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  • EDUCATION

    Gonski in an age of budget repair

    • Frank Brennan
    • 24 May 2017
    20 Comments

    The level of consultation prior to the announced changes was appalling. But that is water under the bridge. It's time to enunciate some clear principles, and for respectful consultations to take place investigating how those principles can be best applied. This must be done within the realistic political environment in which we find ourselves. At the same time the Catholic system should ensure its schools are more available to the poor, enacting Pope Francis's desire for 'a Church which is poor and for the poor'.

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  • AUSTRALIA

    'Labor-lite' budget's social welfare report card

    • Julie Edwards
    • 10 May 2017
    5 Comments

    'Labor-lite' or not, there are many investments contained in the budget which will work towards a more just society, including the securing of funding for the National Disability Insurance Scheme by raising the Medicare levy, and the needs-based approach to school funding, dubbed 'Gonski 2.0'. But among these commitments that seek to create a more equitable Australia, this budget again seeks to vilify welfare recipients, among the most vulnerable members of our community.

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  • RELIGION

    Finding meaning in a chaotic/changing world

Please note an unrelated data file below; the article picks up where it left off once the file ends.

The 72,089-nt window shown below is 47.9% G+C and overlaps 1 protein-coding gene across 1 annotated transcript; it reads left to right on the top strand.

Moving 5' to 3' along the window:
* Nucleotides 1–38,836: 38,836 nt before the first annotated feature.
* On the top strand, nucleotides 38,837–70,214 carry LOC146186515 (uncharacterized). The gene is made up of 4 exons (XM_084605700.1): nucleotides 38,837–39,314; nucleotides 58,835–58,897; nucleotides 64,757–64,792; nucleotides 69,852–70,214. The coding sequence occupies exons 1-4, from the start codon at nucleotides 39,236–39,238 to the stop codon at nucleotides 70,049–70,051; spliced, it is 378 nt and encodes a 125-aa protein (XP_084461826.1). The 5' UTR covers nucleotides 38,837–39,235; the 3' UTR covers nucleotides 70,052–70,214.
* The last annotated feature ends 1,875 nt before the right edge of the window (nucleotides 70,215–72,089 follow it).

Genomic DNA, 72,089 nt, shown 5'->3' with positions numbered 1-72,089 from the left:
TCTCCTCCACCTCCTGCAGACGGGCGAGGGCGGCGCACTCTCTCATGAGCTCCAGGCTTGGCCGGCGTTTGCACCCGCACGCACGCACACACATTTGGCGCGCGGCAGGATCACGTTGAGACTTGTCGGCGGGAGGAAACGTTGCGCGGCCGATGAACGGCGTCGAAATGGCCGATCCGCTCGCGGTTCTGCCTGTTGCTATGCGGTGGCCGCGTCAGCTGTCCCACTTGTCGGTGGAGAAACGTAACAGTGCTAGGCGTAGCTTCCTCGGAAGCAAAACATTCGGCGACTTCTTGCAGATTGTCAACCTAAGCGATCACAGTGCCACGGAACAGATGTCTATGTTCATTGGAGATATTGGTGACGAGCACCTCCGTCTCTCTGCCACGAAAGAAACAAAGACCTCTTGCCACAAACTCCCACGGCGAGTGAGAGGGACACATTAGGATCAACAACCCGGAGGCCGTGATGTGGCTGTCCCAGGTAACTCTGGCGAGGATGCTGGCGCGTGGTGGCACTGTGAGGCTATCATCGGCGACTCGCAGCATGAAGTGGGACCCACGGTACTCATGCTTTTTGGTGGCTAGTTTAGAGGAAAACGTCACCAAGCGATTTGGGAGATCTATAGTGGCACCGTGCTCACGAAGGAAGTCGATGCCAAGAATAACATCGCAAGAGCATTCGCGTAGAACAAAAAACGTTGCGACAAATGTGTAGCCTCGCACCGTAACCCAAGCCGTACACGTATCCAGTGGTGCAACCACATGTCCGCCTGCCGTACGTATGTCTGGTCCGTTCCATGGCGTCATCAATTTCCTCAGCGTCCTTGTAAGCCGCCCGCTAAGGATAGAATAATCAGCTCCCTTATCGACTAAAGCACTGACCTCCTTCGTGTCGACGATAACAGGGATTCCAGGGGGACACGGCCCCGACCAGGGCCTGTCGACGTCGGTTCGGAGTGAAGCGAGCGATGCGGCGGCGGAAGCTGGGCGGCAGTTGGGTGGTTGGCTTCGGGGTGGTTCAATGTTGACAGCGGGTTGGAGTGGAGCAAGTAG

• Frank Brennan
    • 08 May 2017
    1 Comment

    Our Church is presently a strained, outdated social institution with an exclusively male hierarchy and clergy. But it is also the privileged locus for us to be called to the banquet of the Lord sharing theology and sacrament which have sustained the hearts and minds of similar pilgrims for two millennia. Thank God for Pope Francis who is showing us the way, helping us to find meaning in our changing and chaotic world, putting a fresh spring in the step of all those Catholics holding in tension the prophetic and the practical, the theological and the humanist, the tradition and the contemporary reality.

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  • ECONOMICS

    Hollowed out labour market stymies equal opportunity

    • Veronica Sheen
    • 13 December 2016
    5 Comments

    Over the last two decades we have seen a process of job polarisation. There has been growth in high end jobs, but mostly in low end jobs, the outcome of which has been the hollowing out of middle level jobs. This hollowing out of the middle also relates to greater wealth polarisation, as French economist Thomas Piketty has brought to light. The labour market is under a lot of pressure from many angles, so what does this mean for the project of women's equal opportunity in employment?

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  • EDUCATION

    Jostling for justice on school funding's contested ground

    • Michael Furtado
    • 04 November 2016
    12 Comments

    Amid the furore surrounding Minister Birmingham's disclosure of figures showing massive discrepancies in public funding between some independent schools and low-SES schools, some facts need scrutinising. Systemic Catholic schools draw for their enrolment from lower-SES postcodes than independent schools. Postcodes being an indelible predictor of the educational chances of Australians, balancing systemic school funding against that of independent schools is politically and ethically problematic.